From education to employment

National Apprenticeship Week 2024: Skills For Life

Jenny Taylor

“Skills for Life” is both an inspirational and very appropriate theme for this year’s National Apprenticeship Week. The half-life of skills is shrinking making continuous learning essential. In this article, Jenny explains how apprenticeships can help individuals and organisations fill the growing skills gap.

“Skills for Life” is a very inspirational theme for this year’s National Apprenticeship Week. “It all starts with skills” is the strapline and what an interesting one to choose, as opposed to “it all starts with qualifications or exam results”. The campaign aims to inspire individuals and businesses to make the most of their potential. This is very much needed, as according to the World Economic Forum, closing the global skills gap could add US$11.5 trillion to global GDP by 2028, and education and training systems need to keep pace with market demands. Companies estimate that 50% of all employees will need reskilling.

At IBM, this is not a new theme. Continuous skills development is critical in delivering valued service to our clients, and therefore a sustainable learning culture is paramount to IBM’s success. Every IBMer commits to enhancing their skills on an ongoing basis.  It’s also changed our attitude to how we recruit at all levels in the company not just in the UK, but globally too. In today’s economy, a career in technology does not always require a traditional bachelor’s degree. Skills are the currency of today and tomorrow and the half-life of skills is shrinking; the skills a person has today could be obsolete in a few years which makes continuous learning essential.

Change starts at the top

Change starts at the top, so executive buy in to “Skills for Life” is vital. Leaders can change the tone used within a company and create more open and equitable pathways to employment for all by ensuring they have an integrated apprenticeship strategy. Showcasing talent to the organisation, sharing their amazing stories, and showing off their results is a great way to encourage others to follow. Apprenticeships are relevant for people of all ages and all levels. They are a chance to earn while you learn. They are also great opportunities for mid-career workers to build new skills or break into new industries without having to leave the workforce to be a full-time student.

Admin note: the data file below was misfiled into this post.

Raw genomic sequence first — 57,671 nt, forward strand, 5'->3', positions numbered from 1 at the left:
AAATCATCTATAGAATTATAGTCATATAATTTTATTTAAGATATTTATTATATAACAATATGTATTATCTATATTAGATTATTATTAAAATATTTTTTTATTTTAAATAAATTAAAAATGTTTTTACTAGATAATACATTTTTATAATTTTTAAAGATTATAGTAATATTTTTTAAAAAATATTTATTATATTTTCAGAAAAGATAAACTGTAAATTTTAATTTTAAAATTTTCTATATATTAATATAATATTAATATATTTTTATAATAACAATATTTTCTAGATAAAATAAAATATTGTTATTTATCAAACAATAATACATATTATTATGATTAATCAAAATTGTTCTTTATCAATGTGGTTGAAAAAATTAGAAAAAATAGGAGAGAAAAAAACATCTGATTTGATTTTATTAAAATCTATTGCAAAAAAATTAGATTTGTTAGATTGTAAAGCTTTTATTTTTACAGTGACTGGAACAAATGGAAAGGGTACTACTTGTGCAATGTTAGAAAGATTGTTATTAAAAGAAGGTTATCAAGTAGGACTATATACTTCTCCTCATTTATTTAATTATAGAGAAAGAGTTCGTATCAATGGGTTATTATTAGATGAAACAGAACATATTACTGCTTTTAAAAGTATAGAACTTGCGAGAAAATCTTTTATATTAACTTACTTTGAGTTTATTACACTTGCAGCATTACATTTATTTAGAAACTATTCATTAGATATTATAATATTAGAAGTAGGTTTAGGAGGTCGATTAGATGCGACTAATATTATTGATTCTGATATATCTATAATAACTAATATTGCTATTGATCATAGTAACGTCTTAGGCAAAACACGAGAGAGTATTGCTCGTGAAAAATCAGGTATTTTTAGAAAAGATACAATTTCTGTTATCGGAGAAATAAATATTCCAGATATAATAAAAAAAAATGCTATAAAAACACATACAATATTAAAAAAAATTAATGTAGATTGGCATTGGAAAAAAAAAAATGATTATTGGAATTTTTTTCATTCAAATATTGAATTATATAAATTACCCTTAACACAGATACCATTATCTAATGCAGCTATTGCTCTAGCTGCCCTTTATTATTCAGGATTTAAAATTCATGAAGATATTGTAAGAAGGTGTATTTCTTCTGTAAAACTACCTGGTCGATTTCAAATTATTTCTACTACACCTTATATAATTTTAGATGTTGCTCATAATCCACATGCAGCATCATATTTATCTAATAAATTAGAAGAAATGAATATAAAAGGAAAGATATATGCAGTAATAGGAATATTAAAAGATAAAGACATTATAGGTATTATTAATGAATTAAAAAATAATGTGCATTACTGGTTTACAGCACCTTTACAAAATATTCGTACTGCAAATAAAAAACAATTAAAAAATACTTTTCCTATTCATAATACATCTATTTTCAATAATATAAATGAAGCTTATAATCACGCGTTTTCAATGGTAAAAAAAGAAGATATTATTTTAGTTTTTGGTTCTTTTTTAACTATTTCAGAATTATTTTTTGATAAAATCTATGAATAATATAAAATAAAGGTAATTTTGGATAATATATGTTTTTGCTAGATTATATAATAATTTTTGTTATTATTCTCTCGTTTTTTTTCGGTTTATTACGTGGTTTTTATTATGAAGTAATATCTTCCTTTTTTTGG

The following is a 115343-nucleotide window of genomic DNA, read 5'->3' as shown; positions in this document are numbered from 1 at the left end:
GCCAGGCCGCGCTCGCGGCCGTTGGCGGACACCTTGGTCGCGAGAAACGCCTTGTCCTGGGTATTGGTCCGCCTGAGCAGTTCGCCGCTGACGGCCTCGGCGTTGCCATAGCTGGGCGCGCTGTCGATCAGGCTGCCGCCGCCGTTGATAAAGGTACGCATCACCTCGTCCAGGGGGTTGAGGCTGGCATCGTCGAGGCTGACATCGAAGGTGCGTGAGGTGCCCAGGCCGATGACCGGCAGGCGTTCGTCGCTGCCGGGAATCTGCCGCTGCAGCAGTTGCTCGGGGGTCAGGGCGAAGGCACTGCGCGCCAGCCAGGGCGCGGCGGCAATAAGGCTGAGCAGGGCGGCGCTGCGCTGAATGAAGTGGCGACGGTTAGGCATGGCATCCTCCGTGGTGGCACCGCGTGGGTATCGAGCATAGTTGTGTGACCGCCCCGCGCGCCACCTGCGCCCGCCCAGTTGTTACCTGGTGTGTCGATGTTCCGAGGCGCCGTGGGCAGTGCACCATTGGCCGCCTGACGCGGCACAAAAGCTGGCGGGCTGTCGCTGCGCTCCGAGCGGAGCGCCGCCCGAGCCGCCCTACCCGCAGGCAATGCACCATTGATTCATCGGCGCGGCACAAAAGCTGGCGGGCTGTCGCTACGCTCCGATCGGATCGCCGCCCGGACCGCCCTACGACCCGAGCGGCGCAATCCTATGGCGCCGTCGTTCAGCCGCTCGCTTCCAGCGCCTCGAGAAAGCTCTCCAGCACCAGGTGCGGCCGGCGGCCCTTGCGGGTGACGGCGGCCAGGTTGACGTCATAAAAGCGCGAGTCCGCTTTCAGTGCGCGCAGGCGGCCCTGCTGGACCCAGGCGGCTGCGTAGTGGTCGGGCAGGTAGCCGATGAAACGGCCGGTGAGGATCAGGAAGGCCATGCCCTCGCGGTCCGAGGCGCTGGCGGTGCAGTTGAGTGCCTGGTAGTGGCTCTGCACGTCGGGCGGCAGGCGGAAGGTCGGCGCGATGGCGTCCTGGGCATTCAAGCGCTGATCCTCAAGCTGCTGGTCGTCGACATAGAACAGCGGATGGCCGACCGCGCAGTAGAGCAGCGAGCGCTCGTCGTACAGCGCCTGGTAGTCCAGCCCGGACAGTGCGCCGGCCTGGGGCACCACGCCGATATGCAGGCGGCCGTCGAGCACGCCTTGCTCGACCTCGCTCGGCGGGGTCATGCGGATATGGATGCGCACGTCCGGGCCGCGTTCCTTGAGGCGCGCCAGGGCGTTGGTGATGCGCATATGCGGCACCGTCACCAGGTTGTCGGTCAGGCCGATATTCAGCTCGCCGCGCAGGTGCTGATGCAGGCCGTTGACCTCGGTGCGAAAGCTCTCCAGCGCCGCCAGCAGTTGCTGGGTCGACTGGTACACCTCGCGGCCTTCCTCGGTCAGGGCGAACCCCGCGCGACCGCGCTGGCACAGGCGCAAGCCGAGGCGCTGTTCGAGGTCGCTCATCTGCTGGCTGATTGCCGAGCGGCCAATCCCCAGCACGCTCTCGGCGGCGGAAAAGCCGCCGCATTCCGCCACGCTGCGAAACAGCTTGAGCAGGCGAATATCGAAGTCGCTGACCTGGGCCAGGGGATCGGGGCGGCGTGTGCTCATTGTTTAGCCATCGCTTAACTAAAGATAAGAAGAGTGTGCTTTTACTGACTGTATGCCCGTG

In recruitment, we emphasise skills-first hiring, meaning we prioritise the right mix of in-demand skills over specific degrees when looking for talent to work in technology’s fastest-growing areas such as cloud computing, AI, cybersecurity, and digital design. Skills-first hiring addresses the opportunity-gap and provides a pathway for diverse talent to enter the technology industry. Our skills-first policy helps address the disconnect between job openings and qualified applicants.

We have then gone even further, by making a global plan to provide 30 million people of all ages with the new skills needed for the jobs of tomorrow by 2030. This commitment will help democratise opportunity, fill the growing skills gap, and give new generations of workers the tools they need to be successful in an ever-changing economy.

Artificial Intelligence (AI) Skills Gap

If we look at the hot topic of artificial intelligence (AI), a new IBM study has found that the top barrier hindering successful AI adoption at enterprises both exploring or deploying AI are limited AI skills and expertise (38%).  Nearly one-in-four (24%) UK organisations do not have employees with the right skills in place to use new AI or automation tools and 19% cannot find new hires with the skills to address that gap. Only 32% are currently training or reskilling employees to work together with new automation and AI tools.